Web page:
With the emergence of cheap, high speed computing platforms and the availability of commercial CFD codes and support, flow modeling needs to be harnessed to devise the best possible reactor hardware. Some comments on future trends and needs may be appropriate at this juncture. Each advance in the CFD community's capability to perform a particular class of computations, has led to a corresponding increase in the engineer's expectations. These expectations can be translated to define research and developmental requirements. These requirements may be classified into two categories: computational and physical. The most important areas of computational character, in which further work is needed, are:

• cheaper ways of conducting fine-grid computations;

• minimizing numerical diffusion without jeopardizing robustness;

• preserving the order and flexibility in CFD codes as the complexity of their physical content increases.

Further research on problems of physical character, needs to focus primarily on the development of better turbulence models, better multiphase flow models and better reactive flow models. Recent advances in applying renormalization group (RNG) theory to formulate turbulence models appear to be promising. However, much work is needed to understand the intricacies of turbulent, multiphase flows. Recent advances in direct numerical simulations and database of DNS results may provide useful guidelines for further development of physical models. Detailed and comprehensive experimental programs are needed to verify the applicability of the existing and new models. Quality experimental data collected through such programs and close communication between experimentalists and those developing numerical models and methods are essential to advance the applicability of multiphase CFD in practice. Experience of applying computational flow modeling to any practical reactor engineering problem may suggest several areas in which further studies are needed for development of better physical models. In view of the wide range of reactor engineering applications, it is practically impossible to make a comprehensive list of all such suggestions. Ranade (1995) listed some areas which need further research for better simulations of dispersed gas-liquid flows (in stirred and bubble column reactors). His list of important issues on which further work is needed may be generalized for any dispersed multiphase flow:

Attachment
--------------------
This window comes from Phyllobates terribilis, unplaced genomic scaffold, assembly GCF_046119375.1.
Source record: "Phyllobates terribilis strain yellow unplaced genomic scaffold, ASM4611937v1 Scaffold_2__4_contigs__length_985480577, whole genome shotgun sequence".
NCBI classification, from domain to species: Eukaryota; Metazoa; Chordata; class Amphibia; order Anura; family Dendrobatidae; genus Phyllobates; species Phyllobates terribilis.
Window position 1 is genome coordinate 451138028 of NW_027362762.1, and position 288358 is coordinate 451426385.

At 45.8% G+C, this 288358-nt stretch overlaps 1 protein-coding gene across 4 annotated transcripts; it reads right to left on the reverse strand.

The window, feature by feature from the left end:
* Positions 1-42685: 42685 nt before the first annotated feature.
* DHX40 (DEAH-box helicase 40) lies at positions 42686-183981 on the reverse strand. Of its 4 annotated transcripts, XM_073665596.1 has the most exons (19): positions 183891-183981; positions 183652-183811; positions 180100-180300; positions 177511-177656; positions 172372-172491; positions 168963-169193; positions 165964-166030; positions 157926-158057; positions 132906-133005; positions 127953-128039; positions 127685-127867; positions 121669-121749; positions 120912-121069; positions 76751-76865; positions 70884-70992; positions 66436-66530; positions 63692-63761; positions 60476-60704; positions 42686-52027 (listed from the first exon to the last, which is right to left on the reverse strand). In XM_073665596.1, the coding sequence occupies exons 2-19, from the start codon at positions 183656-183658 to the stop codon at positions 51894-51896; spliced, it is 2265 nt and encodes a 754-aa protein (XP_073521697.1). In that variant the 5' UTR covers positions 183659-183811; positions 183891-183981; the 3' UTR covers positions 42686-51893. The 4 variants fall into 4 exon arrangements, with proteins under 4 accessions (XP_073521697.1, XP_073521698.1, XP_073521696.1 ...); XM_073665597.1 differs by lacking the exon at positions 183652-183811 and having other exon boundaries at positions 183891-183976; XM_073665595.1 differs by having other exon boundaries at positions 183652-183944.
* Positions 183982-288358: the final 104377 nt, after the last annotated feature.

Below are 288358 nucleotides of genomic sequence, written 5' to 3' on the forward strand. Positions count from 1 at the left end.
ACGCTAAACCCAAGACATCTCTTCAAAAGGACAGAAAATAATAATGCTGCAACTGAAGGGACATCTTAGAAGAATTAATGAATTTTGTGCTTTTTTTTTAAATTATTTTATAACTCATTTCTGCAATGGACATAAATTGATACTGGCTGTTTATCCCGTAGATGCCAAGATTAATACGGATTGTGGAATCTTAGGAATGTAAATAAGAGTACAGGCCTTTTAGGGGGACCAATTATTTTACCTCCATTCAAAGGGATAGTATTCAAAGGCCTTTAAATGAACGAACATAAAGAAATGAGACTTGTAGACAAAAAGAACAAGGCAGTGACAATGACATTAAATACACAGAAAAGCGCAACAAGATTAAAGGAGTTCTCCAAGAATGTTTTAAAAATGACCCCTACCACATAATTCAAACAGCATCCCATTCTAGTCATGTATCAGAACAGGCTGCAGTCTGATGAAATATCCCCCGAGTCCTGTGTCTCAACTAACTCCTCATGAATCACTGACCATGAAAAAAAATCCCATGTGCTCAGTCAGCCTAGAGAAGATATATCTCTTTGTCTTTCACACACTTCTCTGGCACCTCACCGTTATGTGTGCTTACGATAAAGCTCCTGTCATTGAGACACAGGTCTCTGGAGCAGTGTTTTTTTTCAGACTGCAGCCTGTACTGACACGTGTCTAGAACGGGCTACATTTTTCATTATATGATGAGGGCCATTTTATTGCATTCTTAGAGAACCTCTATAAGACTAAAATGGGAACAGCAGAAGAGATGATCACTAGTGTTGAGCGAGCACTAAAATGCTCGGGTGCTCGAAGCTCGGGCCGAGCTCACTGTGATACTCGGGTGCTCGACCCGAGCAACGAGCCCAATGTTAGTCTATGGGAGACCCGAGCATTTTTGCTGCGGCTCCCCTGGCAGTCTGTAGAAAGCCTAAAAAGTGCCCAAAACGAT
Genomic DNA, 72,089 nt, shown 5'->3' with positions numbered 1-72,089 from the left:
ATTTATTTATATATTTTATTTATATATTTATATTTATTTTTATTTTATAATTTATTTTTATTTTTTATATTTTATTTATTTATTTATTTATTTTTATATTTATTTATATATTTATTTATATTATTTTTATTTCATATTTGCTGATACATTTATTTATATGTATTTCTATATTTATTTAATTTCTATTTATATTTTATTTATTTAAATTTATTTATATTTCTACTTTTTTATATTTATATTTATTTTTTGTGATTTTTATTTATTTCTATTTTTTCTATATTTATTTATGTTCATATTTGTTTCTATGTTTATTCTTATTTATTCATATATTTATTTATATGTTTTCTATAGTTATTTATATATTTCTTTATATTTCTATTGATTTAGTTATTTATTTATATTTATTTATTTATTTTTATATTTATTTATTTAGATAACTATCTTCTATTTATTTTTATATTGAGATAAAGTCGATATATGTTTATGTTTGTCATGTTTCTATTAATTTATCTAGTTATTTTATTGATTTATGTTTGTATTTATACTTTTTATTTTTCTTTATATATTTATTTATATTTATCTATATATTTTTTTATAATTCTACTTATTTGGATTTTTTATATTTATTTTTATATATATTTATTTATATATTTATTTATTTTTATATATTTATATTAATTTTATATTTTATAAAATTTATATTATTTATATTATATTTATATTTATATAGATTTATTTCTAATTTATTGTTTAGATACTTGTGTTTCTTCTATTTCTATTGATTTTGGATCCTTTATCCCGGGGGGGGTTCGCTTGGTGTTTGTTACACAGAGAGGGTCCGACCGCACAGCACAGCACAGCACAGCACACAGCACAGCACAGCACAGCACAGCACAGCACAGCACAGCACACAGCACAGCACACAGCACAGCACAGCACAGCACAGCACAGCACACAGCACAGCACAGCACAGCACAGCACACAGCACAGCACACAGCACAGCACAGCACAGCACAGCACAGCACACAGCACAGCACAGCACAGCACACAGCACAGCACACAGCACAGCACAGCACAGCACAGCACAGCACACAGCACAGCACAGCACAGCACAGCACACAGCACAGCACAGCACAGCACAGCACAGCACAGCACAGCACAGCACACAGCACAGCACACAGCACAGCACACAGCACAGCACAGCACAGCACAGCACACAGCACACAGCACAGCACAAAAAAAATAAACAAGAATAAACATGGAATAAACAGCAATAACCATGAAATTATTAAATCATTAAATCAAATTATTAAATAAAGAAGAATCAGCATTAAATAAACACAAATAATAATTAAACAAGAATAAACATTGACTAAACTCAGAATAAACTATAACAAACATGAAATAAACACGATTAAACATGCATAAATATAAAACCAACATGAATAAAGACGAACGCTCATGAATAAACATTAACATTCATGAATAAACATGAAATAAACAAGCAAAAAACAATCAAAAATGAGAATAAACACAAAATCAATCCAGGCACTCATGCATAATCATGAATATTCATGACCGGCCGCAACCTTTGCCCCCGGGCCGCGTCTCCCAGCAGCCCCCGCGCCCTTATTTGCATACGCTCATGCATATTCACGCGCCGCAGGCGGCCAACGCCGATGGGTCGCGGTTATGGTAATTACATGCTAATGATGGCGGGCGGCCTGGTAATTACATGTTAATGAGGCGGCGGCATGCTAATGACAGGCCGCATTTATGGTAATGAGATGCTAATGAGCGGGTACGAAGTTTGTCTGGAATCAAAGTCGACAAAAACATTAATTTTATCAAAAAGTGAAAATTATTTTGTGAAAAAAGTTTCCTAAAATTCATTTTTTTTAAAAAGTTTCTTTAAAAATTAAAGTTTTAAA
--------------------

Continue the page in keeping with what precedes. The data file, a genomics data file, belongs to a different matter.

• interphase momentum exchange terms/influence of dispersed phase volume fraction;

• motion of dispersed phase particles near the wall, wall boundary conditions;

• role of particle wakes on dispersion/inter-phase momentum exchange;

• turbulent transport of dispersed phase particles/dependence on particle size;

• turbulence modification by dispersed phase particles;

• particle-particle interactions (collisions, coalescence/agglomeration, breakup);

• interphase heat and mass transfer/phase change models.

The list is merely suggestive. Complexity of reactive flows may greatly expand the list of issues on which further research is required. Another area which deserves mention here is modeling of inherently unsteady flows. Most flows in engineering equipment are unsteady (gas-liquid flow in a bubble column reactor, gas-solid flow in a riser reactor and so on). However, for most engineering purposes, all the details of these unsteady flows are not required to be known. Further work is necessary to evolve adequate representation of such flows within the CFD framework without resorting to full, unsteady simulations. This development is especially necessary to simulate inherently unsteady flows in large industrial reactors where full, unsteady simulations may require unaffordable resources (and therefore, may not be cost effective). Different reactor types and different classes of multiphase flows will have different research requirements based on current and future applications under consideration.

Apart from such research requirements to enhance the capabilities of CFD tools, more and more studies on the application of available tools to simulate engineering equipment are necessary. Accepting the limitations of knowledge of underlying physics and invoking model calibration whenever necessary, is mandatory to expand the application horizons of computational flow modeling. Such experience will provide invaluable information and may guide future developments. Besides this, such applications will significantly enhance the current reactor engineering practice.

Chemical and process engineers today routinely use process simulation tools to design and to optimize overall plant operations. Computational flow modeling tools are also expected to be used as widely as process simulators in the near future. Currently efforts are under way to integrate CFD and process simulation tools (for example, CFX and Hyprotech or FLUENT and Aspen). Several attempts are also being made to couple CFD tools with reactor simulation tools (with automated information flow between CFD and other simulation tools). Advances in software technology and enhanced computing resources allow efficient coupling of CFD codes with physical and chemical property databases (or predictive tools) on one hand and process or reactor simulation tools on the other hand. Such seamlessly integrated tools will allow evaluation of changes in the reactor hardware on overall process performance in the near future. Such capabilities will significantly influence the reactor-engineering practice of tomorrow.

Adequate attention to the key issues mentioned in this book and creative use of computational flow modeling will make significant contributions to enhancing chemical reactor engineering. The field of computational flow modeling for reactor engineering is evolving and being continuously updated. New advances may be assimilated using the framework discussed in this book. I hope that this book will stimulate applications of computational flow modeling to chemical reactor engineering.